So. Who REALLY Makes the Best Camera?

Whalehead Club, Dusk

A strange thing happens when you’re out in public with an SLR around your neck: people think you know something about photography. One question I’ve gotten a lot, with variations, is, “So, is Nikon better than Canon/Sony/Olympus/Minolta?”*

The short answer I usually give is “No.” This usually causes people to look at me funny, and I can kinda understand why; I mean, if I don’t think they’re better, how come I didn’t buy some other brand? The somewhat longer answer (which follows if I get That Look) is that Nikon is a bit better. For me.

Your mileage may vary.

The somewhat-longer-still answer:

When you’re buying a camera, there’s quite a bit to take into consideration: build quality, processing speed, video quality (if you’re into that sort of thing), JPG processing if you’re not shooting RAW, pentamirror vs. pentaprism, weather sealing, ergonomics, battery life, available lenses and the quality thereof, et cetera, et cetera. There’s not a single brand that’s had an unbroken run of successes; all but the most diehard Leica fanboys will tell you the M8 was a dog, for instance, and every other manufacturer has released cameras and lenses that had their share of quirks, if not serious flaws.

Generally speaking, however, these are precision pieces of equipment, built to some pretty high specs. As long as we’re comparing apples to apples (it’s no fair comparing one company’s compacts against another’s SLR’s), there aren’t usually enormous variations in quality.** It all comes down to finding what works for you. Some cameras feel better in the hands than others, some may have easier menu navigation and button layout, or features you’re not willing to live without (or that you wouldn’t care if the camera spit them out tomorrow).

Differences in sensors and processors, meantime, are a bit like the differences between shooting with Kodachrome or Velvia back in the day. The photos coming out of a Sony will look different from those coming out of a Nikon (even though both use Sony sensors), and the photos from your compact Kodak will look different than those from a Leica (even though both use Kodak sensors).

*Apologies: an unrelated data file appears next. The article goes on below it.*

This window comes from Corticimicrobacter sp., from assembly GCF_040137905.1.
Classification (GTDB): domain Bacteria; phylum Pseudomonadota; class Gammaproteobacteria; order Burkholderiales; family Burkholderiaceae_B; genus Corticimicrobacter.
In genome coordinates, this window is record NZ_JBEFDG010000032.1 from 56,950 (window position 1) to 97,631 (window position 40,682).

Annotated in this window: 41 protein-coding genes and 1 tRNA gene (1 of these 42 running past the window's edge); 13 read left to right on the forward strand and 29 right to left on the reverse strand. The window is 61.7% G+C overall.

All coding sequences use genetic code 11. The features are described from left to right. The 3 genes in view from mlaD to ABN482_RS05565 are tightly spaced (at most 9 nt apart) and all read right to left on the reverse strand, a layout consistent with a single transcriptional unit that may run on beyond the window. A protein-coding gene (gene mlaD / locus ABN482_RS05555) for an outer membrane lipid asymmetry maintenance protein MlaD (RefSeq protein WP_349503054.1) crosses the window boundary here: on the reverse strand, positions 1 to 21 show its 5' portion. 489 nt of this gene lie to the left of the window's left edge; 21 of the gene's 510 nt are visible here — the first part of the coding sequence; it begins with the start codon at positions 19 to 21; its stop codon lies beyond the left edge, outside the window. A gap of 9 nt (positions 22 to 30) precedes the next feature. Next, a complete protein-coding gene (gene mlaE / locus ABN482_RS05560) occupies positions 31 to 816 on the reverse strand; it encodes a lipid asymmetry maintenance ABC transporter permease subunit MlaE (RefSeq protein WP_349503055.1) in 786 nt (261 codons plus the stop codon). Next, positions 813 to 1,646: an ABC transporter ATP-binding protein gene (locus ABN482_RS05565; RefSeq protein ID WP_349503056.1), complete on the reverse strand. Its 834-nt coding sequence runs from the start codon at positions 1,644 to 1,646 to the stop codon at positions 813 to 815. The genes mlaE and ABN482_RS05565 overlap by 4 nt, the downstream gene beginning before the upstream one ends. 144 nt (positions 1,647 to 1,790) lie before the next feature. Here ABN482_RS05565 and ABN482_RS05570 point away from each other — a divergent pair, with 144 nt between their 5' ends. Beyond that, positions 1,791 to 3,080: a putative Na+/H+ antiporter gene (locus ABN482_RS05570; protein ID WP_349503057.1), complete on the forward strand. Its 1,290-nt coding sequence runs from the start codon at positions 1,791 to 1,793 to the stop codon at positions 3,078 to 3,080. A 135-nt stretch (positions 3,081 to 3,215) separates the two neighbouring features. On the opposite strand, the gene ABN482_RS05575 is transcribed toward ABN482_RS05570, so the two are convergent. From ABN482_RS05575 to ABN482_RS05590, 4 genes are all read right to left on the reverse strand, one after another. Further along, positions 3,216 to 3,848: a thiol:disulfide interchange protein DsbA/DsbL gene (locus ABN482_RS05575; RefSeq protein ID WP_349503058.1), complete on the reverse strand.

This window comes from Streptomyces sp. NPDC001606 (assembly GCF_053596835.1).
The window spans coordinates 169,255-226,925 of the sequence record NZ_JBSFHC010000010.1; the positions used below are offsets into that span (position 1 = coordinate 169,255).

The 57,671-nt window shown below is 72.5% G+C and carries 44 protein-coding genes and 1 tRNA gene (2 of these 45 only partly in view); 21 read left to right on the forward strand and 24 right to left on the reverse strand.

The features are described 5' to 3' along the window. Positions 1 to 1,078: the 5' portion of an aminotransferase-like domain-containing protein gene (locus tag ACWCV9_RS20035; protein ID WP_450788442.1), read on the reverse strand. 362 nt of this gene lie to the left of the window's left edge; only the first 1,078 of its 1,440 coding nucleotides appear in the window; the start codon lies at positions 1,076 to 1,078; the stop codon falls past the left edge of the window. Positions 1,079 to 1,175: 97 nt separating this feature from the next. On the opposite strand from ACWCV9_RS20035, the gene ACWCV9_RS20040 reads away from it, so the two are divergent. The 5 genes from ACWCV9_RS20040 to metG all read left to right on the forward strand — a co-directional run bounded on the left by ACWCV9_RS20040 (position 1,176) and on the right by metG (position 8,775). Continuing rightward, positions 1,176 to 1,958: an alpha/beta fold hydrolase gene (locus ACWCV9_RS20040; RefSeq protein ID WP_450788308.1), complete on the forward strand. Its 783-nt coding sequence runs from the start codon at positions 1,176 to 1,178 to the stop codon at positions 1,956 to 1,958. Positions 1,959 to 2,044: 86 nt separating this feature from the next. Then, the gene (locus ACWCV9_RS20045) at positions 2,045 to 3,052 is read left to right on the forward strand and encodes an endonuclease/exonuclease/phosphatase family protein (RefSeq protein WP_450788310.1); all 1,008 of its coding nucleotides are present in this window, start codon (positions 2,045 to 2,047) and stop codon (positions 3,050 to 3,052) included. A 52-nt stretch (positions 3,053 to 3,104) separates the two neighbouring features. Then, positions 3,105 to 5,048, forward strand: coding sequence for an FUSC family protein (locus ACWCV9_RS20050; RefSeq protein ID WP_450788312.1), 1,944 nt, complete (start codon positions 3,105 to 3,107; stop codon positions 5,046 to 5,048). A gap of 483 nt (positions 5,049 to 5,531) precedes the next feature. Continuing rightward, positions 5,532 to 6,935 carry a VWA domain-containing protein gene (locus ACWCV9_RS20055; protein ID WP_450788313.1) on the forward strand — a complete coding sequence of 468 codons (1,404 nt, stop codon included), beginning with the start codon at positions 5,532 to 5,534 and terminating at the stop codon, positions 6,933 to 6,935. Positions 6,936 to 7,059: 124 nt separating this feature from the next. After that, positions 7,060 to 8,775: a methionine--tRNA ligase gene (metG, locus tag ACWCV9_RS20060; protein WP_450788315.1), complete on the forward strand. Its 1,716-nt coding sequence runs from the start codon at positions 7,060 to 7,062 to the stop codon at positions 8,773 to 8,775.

So which brand is better? No one brand is objectively better than the others,** but they are different, and there are subjective differences among them that mean you’ll probably like one over the others. And that’s okay.

*Now that I don’t have the yellow-and-black Nikon neckstrap on anymore, I’m curious if I’ll get that question a bit less. I’m starting to understand why sometimes I see experienced photographers putting black gaffer’s tape over the manufacturer’s logo on their cameras.

**Two caveats here: First of all, I’m dealing with bodies and not lenses/accessories, though even there I’d be assuming OEM and not aftermarket stuff; there are enormous differences between some aftermarket manufacturers, both vis-à-vis each other and versus their OEM counterparts. Second, there are exceptions here. For example, Canon has set the pace with SLR video, (though Sony’s SLR’s and a couple of Panasonic’s Micro 4/3 offerings are beginning to erase that distinction), and there are still photographers who shoot Nikon just because of the Nikon CLS (Creative Lighting System, which is a fancy name for their speedlights).

Leave a Reply

Your email address will not be published. Required fields are marked *